They were doing every lick of this together and totally without help from me or any other adult. I’ve never seen anything so beautiful! Awestruck as I was, I at least had the wherewithal to snap some pictures of the process:
Well, Mrs. Daubert, that’s a lovely story. It’s easy to pilot a new idea with your highest level class, of course!
Except this wasn’t my highest leveled class. On paper, it was my lowest. They were collaborating in an authentic way I’d never seen from any other class in all my years in education–regardless of the level assigned to them in their course enrollment (which if you haven’t already guessed, I clearly don’t put much stock in, anyhow).
If that doesn’t make you a true believer in classroom gaming, I don’t know what will.
A taste of success always makes me want to push things farther. Using premade games in the classroom is valuable in its own right, but I wanted my kids to create something others could play to learn. This year, I went way outside my comfort zone and, at the suggestion of one of my in house tech gurus, had my 8th graders remotely collaborate with a class of 1st graders in my district. The 1st graders sent us story ideas and illustrations. Again, with the support of my tech department friends, my 8th graders worked in teams to use the stories to craft interactive, digital choose-your-own-adventure stories we could send back to the 1st graders. The final results were stunning. They are creations that will make both groups of kids proud for years to come. Take a look at the two best products of the bunch:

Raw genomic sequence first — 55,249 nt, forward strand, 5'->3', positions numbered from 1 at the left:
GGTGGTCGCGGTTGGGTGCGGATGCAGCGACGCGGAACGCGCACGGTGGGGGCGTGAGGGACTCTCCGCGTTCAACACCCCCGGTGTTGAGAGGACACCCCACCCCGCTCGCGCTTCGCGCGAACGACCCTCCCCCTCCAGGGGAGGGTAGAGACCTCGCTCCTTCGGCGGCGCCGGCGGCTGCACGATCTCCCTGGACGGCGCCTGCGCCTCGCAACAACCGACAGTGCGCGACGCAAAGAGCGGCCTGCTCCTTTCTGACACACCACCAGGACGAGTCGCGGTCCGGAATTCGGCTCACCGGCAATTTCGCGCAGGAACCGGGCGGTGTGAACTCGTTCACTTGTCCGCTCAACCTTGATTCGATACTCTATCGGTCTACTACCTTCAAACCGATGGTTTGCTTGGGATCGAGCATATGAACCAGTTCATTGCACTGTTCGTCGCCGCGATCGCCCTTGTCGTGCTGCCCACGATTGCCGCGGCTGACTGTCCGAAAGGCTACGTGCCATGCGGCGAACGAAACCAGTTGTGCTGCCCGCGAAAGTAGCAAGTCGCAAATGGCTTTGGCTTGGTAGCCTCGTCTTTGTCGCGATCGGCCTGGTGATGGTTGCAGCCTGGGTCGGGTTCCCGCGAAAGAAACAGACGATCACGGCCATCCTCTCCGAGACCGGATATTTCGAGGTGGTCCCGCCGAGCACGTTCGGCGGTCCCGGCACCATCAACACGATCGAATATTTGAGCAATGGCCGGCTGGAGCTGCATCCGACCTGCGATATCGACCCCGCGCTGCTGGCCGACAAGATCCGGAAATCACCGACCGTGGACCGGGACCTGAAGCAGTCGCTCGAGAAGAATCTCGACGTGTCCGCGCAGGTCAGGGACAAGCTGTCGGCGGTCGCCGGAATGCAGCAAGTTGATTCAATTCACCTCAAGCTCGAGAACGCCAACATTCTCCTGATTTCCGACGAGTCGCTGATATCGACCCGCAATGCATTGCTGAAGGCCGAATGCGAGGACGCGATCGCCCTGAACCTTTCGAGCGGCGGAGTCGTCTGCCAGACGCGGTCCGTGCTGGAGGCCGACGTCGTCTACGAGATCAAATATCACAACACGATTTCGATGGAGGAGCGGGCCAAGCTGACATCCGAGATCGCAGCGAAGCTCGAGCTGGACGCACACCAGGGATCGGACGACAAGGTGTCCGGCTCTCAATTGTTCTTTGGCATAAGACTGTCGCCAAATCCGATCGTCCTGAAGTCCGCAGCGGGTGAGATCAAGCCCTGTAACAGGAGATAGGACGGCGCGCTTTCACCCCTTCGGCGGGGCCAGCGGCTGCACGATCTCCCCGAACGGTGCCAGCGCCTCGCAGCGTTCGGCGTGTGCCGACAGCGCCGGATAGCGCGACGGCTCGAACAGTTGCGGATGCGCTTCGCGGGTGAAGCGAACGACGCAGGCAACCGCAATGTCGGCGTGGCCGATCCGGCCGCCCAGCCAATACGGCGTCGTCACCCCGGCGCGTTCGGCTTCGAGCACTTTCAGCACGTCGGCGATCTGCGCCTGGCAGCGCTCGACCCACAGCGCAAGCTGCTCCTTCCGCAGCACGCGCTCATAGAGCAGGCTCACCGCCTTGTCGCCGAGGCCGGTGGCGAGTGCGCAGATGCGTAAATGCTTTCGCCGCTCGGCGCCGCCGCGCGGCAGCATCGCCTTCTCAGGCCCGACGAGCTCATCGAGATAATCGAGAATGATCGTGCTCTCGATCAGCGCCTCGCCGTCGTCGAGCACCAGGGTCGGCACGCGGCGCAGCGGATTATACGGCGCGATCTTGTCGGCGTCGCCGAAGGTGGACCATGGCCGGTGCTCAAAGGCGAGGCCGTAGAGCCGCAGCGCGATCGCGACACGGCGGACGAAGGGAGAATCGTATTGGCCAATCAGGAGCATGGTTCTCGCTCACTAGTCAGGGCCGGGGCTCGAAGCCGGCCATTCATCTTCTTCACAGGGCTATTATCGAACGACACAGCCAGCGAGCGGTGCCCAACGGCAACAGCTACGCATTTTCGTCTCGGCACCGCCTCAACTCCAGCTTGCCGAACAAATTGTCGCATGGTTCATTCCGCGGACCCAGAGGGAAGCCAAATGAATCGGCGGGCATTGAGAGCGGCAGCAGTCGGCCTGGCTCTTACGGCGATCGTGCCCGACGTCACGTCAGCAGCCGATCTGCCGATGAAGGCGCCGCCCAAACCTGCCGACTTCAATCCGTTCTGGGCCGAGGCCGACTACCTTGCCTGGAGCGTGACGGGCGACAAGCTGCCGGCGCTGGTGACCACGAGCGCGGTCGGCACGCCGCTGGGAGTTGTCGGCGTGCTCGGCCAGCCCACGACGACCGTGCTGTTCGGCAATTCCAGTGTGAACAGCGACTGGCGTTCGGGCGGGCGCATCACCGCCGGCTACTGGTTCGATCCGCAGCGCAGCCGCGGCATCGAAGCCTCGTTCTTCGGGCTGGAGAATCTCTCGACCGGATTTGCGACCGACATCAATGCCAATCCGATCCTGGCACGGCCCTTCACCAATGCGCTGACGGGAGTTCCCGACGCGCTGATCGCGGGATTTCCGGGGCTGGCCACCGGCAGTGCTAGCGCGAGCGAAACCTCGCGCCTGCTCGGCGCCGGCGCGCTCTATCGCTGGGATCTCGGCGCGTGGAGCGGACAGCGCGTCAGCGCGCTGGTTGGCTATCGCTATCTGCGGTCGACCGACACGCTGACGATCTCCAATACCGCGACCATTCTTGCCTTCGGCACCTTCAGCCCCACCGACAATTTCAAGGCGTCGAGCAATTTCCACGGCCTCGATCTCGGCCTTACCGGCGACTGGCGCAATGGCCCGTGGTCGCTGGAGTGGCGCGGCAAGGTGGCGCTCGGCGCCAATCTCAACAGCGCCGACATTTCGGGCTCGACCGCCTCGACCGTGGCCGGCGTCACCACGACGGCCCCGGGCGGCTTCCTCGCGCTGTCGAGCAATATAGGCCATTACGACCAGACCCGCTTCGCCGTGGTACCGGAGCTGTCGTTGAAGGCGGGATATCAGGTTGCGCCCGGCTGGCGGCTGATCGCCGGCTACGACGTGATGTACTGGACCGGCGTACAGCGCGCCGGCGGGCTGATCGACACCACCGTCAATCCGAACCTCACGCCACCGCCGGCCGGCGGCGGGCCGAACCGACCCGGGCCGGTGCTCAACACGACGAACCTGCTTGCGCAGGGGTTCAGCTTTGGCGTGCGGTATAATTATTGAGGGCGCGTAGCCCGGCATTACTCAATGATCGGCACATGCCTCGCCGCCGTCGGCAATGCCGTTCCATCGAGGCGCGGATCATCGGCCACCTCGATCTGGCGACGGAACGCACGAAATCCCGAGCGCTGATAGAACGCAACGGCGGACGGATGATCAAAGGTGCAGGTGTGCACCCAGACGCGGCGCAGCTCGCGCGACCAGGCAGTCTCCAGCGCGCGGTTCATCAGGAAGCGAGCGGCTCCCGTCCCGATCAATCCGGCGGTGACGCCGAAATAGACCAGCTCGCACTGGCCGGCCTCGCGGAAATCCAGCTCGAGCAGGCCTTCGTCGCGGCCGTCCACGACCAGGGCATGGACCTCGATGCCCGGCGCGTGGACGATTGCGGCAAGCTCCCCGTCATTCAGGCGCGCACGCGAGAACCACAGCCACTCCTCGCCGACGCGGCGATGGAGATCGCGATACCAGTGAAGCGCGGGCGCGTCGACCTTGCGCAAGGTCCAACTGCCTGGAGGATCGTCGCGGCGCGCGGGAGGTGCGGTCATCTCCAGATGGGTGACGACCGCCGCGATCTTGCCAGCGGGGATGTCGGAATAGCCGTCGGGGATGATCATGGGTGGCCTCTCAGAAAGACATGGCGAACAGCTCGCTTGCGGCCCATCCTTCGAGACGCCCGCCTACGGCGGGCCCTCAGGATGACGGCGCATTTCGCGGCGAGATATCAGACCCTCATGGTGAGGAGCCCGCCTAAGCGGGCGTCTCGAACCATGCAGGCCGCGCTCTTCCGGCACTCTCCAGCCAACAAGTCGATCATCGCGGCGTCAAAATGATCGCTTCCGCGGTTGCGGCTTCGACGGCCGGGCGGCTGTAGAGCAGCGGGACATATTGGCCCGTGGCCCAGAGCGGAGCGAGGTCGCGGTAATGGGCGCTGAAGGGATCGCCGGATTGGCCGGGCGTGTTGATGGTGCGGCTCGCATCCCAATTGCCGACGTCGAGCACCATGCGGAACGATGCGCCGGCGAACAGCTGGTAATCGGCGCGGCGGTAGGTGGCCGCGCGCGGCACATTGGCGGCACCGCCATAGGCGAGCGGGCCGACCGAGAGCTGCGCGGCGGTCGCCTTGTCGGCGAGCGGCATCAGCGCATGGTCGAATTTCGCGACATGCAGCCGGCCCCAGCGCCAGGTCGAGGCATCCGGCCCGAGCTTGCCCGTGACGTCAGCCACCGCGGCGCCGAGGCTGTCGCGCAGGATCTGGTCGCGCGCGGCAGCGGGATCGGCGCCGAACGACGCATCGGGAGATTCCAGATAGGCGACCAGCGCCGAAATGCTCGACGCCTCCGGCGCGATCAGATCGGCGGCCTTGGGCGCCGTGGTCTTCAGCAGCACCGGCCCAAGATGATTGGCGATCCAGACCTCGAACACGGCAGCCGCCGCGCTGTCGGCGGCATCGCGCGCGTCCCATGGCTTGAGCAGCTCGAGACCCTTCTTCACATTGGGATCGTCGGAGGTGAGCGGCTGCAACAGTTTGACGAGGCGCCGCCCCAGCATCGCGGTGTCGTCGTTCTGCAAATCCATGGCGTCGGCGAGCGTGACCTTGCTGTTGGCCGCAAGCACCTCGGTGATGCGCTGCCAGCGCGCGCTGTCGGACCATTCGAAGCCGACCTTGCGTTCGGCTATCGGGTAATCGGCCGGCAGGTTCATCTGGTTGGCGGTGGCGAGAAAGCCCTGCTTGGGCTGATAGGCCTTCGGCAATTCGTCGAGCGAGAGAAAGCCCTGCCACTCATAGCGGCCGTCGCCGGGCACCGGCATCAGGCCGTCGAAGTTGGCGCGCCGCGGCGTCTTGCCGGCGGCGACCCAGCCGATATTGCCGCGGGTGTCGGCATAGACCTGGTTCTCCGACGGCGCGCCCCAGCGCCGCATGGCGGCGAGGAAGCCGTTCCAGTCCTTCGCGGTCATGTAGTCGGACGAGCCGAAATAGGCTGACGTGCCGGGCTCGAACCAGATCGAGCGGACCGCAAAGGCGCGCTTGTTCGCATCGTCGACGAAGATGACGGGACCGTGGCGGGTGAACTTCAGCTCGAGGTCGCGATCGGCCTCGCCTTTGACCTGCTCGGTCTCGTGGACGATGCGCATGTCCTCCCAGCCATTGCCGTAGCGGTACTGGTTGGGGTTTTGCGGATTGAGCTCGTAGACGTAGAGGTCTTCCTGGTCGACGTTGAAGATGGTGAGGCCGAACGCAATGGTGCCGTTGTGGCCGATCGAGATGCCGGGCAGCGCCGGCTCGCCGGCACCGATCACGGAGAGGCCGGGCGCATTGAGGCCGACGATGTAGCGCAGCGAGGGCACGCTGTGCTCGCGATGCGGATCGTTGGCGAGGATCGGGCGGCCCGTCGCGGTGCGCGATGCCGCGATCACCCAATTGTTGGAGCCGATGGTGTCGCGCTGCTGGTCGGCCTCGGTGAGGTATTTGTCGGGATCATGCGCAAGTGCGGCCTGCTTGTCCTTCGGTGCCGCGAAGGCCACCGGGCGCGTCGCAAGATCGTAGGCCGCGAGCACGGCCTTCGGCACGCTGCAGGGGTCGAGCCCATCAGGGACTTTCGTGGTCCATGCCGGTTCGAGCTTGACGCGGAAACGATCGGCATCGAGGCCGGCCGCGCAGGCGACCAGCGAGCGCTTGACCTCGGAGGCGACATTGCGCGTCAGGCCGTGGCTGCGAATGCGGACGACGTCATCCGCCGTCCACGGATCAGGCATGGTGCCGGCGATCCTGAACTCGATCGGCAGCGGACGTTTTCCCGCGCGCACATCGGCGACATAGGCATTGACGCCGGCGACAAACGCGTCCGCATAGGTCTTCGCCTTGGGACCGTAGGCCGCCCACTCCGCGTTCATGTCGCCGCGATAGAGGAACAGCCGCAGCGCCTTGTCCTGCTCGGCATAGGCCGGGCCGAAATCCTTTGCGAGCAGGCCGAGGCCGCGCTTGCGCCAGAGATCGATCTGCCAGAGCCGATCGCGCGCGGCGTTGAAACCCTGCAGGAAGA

I hate to tell you this, Mrs. Daubert, but these are just Google Slides presentations…
Are they, though? Look closer. They are carefully crafted programs that rely on simple coding and linking pathways in order to create an engaging, interactive learning experience for younger children.
Bet you didn’t know Google Slides could even DO that, huh?
And isn’t that really the spirit of gaming in the classroom? Taking something ordinary, tweaking it and playing around with it until you figure out how to make it do something extraordinary.
We know how important play is for the learning and development of young children. Far too infrequently we fail to recognize how powerful play can be in the learning process of older children and even adults.
Where do you stand? Are you a gamer? A skeptic?
For my part, I believe that playing is good, hard work!